Citations (Library Newsletter) September 2001


Preserving the History of New Mexico Agriculture and Rural Life 1820-1945


by Tim McKimmie, Associate Professor, Branson Reference,


The history of agriculture in New Mexico involves river and range.  Historically, many horticultural crops were grown here.  As settlers established towns around the Rio Grande Valley, the fertile soil, abundant sunshine and good water made it possible to grow a wide variety of fruits and vegetables.  Today, when one thinks of agriculture in New Mexico, chile and cattle are likely to come to mind as well as alfalfa, cotton, pecans, onions and grain crops.  Ranching has also figured prominently in our history, and more recently there has been a great expansion of the dairy industry in New Mexico.


The romantic tradition of acequias permeates the literature of rural life in New Mexico. These small irrigation ditches were often the center of rural communities.  Even small rivulets were channeled so that water could be used for crops.  The work of cleaning the ditches, leveling the fields and apportioning the water was shared, and became a central focus of rural life in northern New Mexico.  Beginning in the early 1900s, dam construction permitted irrigated agriculture on a grand scale, and by 1930 more than 500,000 acres were irrigated.  The Rio Grande, Pecos and San Juan rivers are the primary waters from which surface irrigation is used.  Today the growing population of the state exerts increasing demands on scarce water resources.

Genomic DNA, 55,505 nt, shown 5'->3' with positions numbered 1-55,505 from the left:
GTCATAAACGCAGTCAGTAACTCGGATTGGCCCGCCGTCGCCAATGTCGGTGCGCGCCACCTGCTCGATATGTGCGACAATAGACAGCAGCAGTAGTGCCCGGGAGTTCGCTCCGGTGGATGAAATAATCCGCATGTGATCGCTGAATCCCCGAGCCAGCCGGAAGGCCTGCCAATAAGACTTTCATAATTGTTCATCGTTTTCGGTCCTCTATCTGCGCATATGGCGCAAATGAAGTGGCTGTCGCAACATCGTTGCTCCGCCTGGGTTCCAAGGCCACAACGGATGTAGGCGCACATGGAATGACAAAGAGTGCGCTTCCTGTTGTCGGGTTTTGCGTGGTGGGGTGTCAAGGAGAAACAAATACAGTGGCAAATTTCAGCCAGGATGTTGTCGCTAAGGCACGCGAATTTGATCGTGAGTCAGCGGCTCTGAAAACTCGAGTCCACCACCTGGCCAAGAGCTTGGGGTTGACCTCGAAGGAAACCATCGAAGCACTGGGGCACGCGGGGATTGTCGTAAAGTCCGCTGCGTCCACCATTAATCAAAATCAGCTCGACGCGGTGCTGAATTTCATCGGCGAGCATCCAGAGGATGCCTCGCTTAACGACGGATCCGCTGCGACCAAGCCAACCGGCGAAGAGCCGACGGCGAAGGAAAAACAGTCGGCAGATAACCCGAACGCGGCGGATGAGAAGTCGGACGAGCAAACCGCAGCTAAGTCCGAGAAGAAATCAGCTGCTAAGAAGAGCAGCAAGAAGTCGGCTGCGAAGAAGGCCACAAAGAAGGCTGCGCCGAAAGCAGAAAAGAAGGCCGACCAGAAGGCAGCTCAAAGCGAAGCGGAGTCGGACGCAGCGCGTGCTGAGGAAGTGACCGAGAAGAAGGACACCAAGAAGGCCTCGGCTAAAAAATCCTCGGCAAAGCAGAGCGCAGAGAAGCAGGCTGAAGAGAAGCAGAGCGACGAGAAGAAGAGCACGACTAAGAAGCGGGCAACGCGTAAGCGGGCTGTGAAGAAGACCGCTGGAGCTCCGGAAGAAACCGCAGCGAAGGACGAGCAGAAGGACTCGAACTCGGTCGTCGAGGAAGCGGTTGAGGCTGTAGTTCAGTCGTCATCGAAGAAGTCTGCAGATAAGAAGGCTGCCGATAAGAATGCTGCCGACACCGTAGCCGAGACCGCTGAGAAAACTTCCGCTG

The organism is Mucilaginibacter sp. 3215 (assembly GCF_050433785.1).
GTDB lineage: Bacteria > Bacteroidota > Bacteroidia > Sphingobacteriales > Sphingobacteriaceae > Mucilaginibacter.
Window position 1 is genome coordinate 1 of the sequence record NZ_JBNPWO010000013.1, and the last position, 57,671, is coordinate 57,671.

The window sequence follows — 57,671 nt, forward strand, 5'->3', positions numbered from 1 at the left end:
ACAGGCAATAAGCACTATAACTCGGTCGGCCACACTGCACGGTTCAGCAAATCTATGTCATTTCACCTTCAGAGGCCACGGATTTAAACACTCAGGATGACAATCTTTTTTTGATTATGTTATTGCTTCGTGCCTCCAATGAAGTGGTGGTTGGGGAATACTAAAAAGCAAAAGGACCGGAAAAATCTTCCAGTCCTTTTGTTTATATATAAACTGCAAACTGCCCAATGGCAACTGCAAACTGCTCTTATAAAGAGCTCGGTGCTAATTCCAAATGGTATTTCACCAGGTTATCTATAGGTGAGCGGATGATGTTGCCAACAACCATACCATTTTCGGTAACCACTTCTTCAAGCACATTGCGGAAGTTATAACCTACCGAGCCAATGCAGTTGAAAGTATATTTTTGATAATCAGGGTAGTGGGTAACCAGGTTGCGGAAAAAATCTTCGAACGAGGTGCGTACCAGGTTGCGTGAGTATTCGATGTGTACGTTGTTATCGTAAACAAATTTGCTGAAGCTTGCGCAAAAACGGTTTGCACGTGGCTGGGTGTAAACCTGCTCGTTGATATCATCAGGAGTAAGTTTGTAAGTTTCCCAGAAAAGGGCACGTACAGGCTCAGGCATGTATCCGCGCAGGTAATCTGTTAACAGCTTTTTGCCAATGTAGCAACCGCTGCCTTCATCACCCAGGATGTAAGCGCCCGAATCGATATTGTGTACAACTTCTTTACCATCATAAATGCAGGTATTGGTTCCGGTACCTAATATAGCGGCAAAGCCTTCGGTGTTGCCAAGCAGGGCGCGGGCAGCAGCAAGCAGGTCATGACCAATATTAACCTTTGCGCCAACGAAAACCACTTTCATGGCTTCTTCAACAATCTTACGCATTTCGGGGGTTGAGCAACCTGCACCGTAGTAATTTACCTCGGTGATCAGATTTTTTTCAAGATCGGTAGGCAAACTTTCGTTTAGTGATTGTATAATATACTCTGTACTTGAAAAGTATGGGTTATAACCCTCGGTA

The literature of agriculture and rural life in New Mexico ranges from stories reminiscing about days gone by, ranching and rodeos, acequias and struggles between the poor and land barons, to changes wrought by railroads and dam building, and the effects of disasters such as the dust bowl.  Materials include books, government documents, extension publications, newspapers and farming journals.  These materials are an important part of the history of New Mexico.  Our culture and agriculture are intricately intertwined.  Many of these materials are rare and deteriorating, and are in need of preservation.


In July, 2000, a Library project funded by the National Endowment for the Humanities began to identify and preserve the literature of agriculture and rural life in New Mexico.  Phase I, the identification of important historical materials, has been completed.  A list of titles identified may be found on the Library web page at  The project encompasses the years 1820-1945 despite the fact that a great deal of New Mexico history was written after 1950.  Older materials, however, are in more need of preservation.


Many of the monographs reviewed in this project will deal with rural life in the west.  My Life on the Frontier by Miguel Antonio Otero (1935), Buckboard Days by Sophie Poe (1936) and No Life for a Lady by Agnes Morley Cleaveland (1941) are examples of this type of literature.  Periodicals dealing with New Mexico history and rural life include New Mexico Magazine, New Mexico Historical Review and El Palacio.  Periodicals such as New Mexico Stockman as well as publications of the New Mexico Wool Growers Association encompass the literature of the livestock industry.  Phase II of the project, currently underway, involves microfilming approximately 550 book and magazine

titles.  Microfilm is currently considered the best method of preservation.  Once filmed, these materials will be cataloged and made available to researchers or libraries through interlibrary loan or purchase.  Completion of the project is scheduled for July 2002.